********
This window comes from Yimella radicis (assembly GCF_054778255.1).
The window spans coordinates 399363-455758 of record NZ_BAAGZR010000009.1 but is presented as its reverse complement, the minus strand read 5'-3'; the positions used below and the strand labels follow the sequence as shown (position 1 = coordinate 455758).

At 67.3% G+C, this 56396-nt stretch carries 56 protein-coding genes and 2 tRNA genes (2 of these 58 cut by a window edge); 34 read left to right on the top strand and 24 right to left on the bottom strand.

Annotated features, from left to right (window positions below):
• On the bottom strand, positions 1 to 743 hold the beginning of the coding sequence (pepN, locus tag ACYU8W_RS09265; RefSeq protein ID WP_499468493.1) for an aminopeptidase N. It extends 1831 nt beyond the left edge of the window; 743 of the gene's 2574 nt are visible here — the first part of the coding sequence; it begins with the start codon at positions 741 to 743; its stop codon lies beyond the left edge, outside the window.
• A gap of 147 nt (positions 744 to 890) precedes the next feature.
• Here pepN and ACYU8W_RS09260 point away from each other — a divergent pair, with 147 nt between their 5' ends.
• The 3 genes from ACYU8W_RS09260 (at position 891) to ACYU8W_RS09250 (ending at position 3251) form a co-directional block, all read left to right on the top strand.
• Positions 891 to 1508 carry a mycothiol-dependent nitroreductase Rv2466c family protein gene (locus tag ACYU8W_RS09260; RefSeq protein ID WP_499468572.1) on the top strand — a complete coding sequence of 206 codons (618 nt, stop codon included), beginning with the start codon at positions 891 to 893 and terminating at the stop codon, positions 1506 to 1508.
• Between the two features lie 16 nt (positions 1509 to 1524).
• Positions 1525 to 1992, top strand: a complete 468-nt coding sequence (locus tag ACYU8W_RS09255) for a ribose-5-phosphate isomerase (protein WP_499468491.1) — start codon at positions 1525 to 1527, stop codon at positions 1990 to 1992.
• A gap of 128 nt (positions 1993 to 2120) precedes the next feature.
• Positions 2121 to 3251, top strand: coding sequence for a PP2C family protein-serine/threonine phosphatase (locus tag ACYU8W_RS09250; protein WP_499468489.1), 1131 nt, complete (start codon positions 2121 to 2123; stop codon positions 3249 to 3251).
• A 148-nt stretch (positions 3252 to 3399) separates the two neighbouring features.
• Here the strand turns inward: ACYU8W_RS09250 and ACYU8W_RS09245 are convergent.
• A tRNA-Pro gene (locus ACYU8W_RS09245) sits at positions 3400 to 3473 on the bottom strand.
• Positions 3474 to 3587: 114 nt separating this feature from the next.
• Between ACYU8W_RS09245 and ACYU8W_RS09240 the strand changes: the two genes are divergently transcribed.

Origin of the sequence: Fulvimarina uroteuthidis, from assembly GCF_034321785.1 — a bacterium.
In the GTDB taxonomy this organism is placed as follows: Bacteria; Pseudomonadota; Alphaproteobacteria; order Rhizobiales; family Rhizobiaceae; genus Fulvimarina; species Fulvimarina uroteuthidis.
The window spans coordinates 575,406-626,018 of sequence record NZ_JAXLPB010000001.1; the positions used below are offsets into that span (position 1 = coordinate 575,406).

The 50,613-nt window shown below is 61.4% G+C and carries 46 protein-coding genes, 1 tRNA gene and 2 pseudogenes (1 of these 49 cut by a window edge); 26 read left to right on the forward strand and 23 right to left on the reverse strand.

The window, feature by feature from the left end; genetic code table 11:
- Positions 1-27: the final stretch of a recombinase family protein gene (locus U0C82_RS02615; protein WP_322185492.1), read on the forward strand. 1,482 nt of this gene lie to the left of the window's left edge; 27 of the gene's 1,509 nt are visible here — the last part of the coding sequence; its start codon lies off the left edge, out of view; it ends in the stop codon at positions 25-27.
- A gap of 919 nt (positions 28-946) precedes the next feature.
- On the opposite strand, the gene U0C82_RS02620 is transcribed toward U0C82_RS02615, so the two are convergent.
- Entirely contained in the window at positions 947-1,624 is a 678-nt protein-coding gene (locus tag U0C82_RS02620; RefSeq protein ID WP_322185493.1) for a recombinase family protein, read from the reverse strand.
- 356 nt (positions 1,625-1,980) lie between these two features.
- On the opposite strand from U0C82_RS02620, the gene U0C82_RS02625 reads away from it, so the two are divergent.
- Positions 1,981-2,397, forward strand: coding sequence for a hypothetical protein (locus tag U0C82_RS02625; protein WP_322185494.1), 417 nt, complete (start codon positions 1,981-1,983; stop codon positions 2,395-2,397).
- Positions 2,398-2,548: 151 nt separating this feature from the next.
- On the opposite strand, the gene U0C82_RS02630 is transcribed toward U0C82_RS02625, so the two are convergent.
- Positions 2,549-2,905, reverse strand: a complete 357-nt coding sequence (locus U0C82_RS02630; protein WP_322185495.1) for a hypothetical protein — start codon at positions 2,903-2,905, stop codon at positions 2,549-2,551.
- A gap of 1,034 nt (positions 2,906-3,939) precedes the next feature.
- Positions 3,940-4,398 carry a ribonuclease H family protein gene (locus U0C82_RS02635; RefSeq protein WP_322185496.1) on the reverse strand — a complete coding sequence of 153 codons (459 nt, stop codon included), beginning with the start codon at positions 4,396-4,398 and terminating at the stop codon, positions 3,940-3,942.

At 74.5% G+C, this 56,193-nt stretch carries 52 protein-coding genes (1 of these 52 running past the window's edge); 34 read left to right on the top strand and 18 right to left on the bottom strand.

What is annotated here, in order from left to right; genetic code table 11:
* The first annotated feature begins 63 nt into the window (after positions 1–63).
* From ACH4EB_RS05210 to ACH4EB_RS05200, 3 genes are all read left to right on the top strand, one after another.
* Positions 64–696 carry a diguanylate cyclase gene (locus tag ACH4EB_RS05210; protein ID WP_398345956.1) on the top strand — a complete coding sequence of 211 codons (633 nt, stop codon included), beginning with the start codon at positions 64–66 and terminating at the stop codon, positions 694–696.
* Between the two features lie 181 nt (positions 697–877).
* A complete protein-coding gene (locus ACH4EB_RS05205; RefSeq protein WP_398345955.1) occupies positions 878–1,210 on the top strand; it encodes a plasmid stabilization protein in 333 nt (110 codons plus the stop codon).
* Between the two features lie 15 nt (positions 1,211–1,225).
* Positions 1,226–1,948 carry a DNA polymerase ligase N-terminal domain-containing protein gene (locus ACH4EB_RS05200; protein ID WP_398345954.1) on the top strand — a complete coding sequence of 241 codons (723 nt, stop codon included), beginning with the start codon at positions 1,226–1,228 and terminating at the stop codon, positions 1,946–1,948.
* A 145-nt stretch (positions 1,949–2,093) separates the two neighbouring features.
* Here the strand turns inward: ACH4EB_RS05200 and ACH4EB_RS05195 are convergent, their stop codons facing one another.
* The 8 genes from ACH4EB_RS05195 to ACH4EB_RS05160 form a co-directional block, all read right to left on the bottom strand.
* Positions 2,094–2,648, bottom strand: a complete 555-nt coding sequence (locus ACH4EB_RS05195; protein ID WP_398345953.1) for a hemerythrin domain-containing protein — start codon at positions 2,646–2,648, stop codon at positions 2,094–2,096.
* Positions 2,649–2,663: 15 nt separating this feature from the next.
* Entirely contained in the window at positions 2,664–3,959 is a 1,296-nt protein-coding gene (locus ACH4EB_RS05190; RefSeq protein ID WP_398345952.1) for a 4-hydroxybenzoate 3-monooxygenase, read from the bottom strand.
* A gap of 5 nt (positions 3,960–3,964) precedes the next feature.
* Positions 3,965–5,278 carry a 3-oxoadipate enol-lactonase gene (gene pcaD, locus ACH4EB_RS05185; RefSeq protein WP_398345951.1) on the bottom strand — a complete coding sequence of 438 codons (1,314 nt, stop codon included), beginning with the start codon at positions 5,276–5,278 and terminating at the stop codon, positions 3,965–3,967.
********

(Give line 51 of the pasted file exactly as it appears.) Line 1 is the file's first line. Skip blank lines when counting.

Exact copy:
* A gap of 5 nt (positions 3,960–3,964) precedes the next feature.